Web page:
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Parents weigh risks of sending kids back to school in fall

Some parents we spoke to are balancing the risks with their family's health.
A student does schoolwork at home on a laptop computer (WBAY photo)
A student does schoolwork at home on a laptop computer (WBAY photo)(WBAY)
Published: Jul. 10, 2020 at 10:35 PM CDT
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GREEN BAY, Wis. (WBAY) - Many parents are weighing the risks and benefits of sending their children back to school in-person this fall.

For Jen Geisler, it’s a matter of balancing her sons’ mental and physical health.

“Our oldest son had a real big health scare about four years ago and he almost died then in the hospital,” said Geisler.

Her son Tristan, who will be a senior at Bay Port High School, suffered from a brain infection and gets seizures if he gets a cold or the flu.

It’s put him at a higher risk if he were to get the coronavirus. and has made it difficult for her to decide if she will send her youngest son, Nate, back to school this fall; worried he could get unknowingly bring home the virus.

“He is a social butterfly, he likes sports, he wants to join football and this is his freshman year. So, this is a big transition for him and he’s been looking forward to it,” said Geisler.

Geisler says Tristan will do virtual learning from home, but her son Nate struggled with online learning when schools closed in the spring.

“[He was] saying he was getting his work done, but he really wasn’t…he was just kind of avoiding the whole situation. That’s another concern we have too because, we don’t want to go through that,” said Geisler. “He was an A-B student before. We don’t want him to get in a…funk so to say, and end up getting poor grades.”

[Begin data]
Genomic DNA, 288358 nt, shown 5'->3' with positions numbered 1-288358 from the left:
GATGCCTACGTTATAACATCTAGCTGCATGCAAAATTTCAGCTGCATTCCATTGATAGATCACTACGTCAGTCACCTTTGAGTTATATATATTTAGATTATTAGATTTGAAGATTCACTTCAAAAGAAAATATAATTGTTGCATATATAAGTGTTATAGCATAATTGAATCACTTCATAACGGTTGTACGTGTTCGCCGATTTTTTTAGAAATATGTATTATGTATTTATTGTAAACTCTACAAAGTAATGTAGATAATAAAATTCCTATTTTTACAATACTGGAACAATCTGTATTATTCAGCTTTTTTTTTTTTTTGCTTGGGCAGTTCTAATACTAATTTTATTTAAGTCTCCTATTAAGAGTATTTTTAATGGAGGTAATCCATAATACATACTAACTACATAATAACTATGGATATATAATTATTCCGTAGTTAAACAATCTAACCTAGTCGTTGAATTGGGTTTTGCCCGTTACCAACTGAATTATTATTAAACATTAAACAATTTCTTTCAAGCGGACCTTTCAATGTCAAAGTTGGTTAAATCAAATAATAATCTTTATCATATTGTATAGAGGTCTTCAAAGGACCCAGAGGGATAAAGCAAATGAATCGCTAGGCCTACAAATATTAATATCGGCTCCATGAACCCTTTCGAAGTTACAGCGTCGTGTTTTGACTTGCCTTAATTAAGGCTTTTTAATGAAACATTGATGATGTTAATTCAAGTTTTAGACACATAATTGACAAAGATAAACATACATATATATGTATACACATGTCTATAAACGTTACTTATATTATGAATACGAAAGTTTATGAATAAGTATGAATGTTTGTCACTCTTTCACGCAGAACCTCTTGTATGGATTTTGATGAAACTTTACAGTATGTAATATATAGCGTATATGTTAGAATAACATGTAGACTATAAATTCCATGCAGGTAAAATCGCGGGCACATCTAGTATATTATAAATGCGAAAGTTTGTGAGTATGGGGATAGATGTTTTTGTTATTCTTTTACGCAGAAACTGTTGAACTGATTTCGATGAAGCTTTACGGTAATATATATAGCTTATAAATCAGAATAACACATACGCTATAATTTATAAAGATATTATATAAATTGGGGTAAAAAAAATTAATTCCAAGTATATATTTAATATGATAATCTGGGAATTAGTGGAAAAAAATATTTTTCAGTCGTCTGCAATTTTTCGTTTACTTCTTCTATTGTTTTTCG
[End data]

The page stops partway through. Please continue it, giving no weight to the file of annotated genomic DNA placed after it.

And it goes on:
Meanwhile, Cyrissa Curtis is also in transition from elementary to middle school, but will be staying home at least for the fall semester.

“I miss it, but I know that staying at home is definitely the safer option,” said Cyrissa.

“My biggest dilemma right now is, will I be having her participate in the Howard-Suamico School District virtual classes or going to a third party,” said Lori Curtis, Cyrissa’s mother.

Lori applauds the school districts for the work they’re doing to keep everyone safe, but hopes the focus will be on virtual learning.

“We just have to get a mindset of it’s probably going to be virtual, even if it doesn’t start that way. So, maybe we should just focus on how we can make that really successful,” said Lori.

For Geisler, the solution is not that simple.

“We’re kind of torn between two worlds in a way because, we want to protect our oldest son, but we also want to protect our youngest son and they both have different needs. How does that look in our family, we’re not sure,” said Geisler.

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